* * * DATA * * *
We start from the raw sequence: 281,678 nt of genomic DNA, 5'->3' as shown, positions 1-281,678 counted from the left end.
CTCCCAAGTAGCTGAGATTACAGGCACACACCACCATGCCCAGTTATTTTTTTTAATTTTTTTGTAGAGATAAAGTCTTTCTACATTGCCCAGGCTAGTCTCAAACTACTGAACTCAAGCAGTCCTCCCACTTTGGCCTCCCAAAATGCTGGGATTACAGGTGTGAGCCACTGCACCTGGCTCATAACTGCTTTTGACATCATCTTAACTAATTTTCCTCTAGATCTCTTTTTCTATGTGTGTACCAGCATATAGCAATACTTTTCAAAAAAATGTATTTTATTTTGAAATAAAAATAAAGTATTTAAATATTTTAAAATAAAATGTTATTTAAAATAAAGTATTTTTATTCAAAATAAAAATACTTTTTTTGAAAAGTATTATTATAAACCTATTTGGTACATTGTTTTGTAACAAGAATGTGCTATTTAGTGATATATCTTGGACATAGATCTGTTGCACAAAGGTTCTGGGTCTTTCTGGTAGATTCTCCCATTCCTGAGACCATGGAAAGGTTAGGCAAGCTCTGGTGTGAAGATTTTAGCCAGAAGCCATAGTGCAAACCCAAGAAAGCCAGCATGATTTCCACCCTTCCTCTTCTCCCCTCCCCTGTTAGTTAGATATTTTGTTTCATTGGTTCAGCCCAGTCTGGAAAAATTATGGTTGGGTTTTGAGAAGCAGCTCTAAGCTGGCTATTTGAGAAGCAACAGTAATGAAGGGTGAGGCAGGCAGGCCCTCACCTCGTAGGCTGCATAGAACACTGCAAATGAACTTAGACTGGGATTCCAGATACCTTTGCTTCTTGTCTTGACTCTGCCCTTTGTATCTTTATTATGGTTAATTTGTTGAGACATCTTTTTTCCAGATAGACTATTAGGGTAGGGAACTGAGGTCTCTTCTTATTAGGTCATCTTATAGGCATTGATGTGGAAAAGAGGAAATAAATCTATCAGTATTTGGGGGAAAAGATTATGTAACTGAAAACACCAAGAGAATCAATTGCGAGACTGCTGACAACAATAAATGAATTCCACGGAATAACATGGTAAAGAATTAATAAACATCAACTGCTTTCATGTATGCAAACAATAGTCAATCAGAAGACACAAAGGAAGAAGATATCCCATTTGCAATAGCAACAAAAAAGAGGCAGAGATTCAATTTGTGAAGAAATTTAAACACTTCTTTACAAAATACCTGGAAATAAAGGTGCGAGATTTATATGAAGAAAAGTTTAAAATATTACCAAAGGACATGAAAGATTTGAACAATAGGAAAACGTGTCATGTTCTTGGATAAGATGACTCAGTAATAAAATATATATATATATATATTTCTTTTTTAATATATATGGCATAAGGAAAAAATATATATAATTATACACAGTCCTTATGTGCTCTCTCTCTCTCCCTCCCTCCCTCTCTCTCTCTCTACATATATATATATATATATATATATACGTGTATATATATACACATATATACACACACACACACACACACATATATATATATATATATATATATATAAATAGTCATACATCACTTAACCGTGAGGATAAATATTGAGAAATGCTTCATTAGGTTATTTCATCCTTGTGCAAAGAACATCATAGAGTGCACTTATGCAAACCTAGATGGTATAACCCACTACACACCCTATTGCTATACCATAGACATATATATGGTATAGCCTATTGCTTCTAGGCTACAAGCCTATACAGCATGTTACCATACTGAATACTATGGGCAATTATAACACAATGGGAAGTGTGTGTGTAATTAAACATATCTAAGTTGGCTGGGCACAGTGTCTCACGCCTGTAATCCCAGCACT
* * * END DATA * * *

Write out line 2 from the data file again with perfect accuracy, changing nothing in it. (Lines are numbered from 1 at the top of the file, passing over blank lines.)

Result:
CTCCCAAGTAGCTGAGATTACAGGCACACACCACCATGCCCAGTTATTTTTTTTAATTTTTTTGTAGAGATAAAGTCTTTCTACATTGCCCAGGCTAGTCTCAAACTACTGAACTCAAGCAGTCCTCCCACTTTGGCCTCCCAAAATGCTGGGATTACAGGTGTGAGCCACTGCACCTGGCTCATAACTGCTTTTGACATCATCTTAACTAATTTTCCTCTAGATCTCTTTTTCTATGTGTGTACCAGCATATAGCAATACTTTTCAAAAAAATGTATTTTATTTTGAAATAAAAATAAAGTATTTAAATATTTTAAAATAAAATGTTATTTAAAATAAAGTATTTTTATTCAAAATAAAAATACTTTTTTTGAAAAGTATTATTATAAACCTATTTGGTACATTGTTTTGTAACAAGAATGTGCTATTTAGTGATATATCTTGGACATAGATCTGTTGCACAAAGGTTCTGGGTCTTTCTGGTAGATTCTCCCATTCCTGAGACCATGGAAAGGTTAGGCAAGCTCTGGTGTGAAGATTTTAGCCAGAAGCCATAGTGCAAACCCAAGAAAGCCAGCATGATTTCCACCCTTCCTCTTCTCCCCTCCCCTGTTAGTTAGATATTTTGTTTCATTGGTTCAGCCCAGTCTGGAAAAATTATGGTTGGGTTTTGAGAAGCAGCTCTAAGCTGGCTATTTGAGAAGCAACAGTAATGAAGGGTGAGGCAGGCAGGCCCTCACCTCGTAGGCTGCATAGAACACTGCAAATGAACTTAGACTGGGATTCCAGATACCTTTGCTTCTTGTCTTGACTCTGCCCTTTGTATCTTTATTATGGTTAATTTGTTGAGACATCTTTTTTCCAGATAGACTATTAGGGTAGGGAACTGAGGTCTCTTCTTATTAGGTCATCTTATAGGCATTGATGTGGAAAAGAGGAAATAAATCTATCAGTATTTGGGGGAAAAGATTATGTAACTGAAAACACCAAGAGAATCAATTGCGAGACTGCTGACAACAATAAATGAATTCCACGGAATAACATGGTAAAGAATTAATAAACATCAACTGCTTTCATGTATGCAAACAATAGTCAATCAGAAGACACAAAGGAAGAAGATATCCCATTTGCAATAGCAACAAAAAAGAGGCAGAGATTCAATTTGTGAAGAAATTTAAACACTTCTTTACAAAATACCTGGAAATAAAGGTGCGAGATTTATATGAAGAAAAGTTTAAAATATTACCAAAGGACATGAAAGATTTGAACAATAGGAAAACGTGTCATGTTCTTGGATAAGATGACTCAGTAATAAAATATATATATATATATATTTCTTTTTTAATATATATGGCATAAGGAAAAAATATATATAATTATACACAGTCCTTATGTGCTCTCTCTCTCTCCCTCCCTCCCTCTCTCTCTCTCTACATATATATATATATATATATATATACGTGTATATATATACACATATATACACACACACACACACACACATATATATATATATATATATATATATAAATAGTCATACATCACTTAACCGTGAGGATAAATATTGAGAAATGCTTCATTAGGTTATTTCATCCTTGTGCAAAGAACATCATAGAGTGCACTTATGCAAACCTAGATGGTATAACCCACTACACACCCTATTGCTATACCATAGACATATATATGGTATAGCCTATTGCTTCTAGGCTACAAGCCTATACAGCATGTTACCATACTGAATACTATGGGCAATTATAACACAATGGGAAGTGTGTGTGTAATTAAACATATCTAAGTTGGCTGGGCACAGTGTCTCACGCCTGTAATCCCAGCACT